They are wrong. Most “mental illness” is the result of bad life experiences. That is true of both depression and schizophrenia. They should be treated with more and better talk therapy. Read other entries in this blog and in “Behind the Locked Doors.” I have an I.Q. of 139, 68 years of life experience, and mental illness: I know what I am talking about.


So, anyway. I took psych meds every day for 26 years. Do you know what that did to my brain? No, you don’t. There is no way to measure or image mental illness in the brain. There are no lab tests or scans that can render “mental illness” tangible. In fact, in the Physicians Desk Reference, after entries for antidepressants, are the words ‘The exact mechanism whereby this works are unknown.” Nevertheless, they keep prescribing antidepressants.


What is known is that antidepressants do change brain chemistry. Go ask Dr. Peter Breggin, who has studied the damage and knows. Or ask me (e.g., read my other blog) because I know. In 2001, I stopped taking antidepressants. And recovered my mind. And became one kick-ass activist. See also “Resume of an Activist.”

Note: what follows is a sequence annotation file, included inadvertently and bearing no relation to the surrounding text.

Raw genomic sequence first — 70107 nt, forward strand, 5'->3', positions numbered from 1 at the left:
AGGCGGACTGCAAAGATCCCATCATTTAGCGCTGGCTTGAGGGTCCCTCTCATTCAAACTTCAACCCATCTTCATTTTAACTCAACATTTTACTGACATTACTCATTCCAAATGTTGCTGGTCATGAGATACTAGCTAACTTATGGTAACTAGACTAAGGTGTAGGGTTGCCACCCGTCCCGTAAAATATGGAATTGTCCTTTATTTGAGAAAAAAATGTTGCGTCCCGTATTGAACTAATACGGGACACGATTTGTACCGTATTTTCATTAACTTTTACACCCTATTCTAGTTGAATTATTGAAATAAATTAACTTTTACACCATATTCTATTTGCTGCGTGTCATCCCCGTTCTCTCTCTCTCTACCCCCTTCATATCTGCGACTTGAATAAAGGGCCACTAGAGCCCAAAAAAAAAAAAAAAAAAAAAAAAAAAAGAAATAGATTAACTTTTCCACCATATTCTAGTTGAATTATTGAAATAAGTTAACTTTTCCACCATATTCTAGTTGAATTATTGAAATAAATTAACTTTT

I have to hurry and finish this. I’ve taken the pain killer and it’s putting me to sleep. That quickly, life becomes death.


Nobody knows how antidepressants change the brain, but they surely do. And when you stop taking antidepressants after 26 years, nobody knows what’s left, but I do. It is crazy to expect the brain to revert to the way it was 26 years before. Nobody knows what happens next, but I do.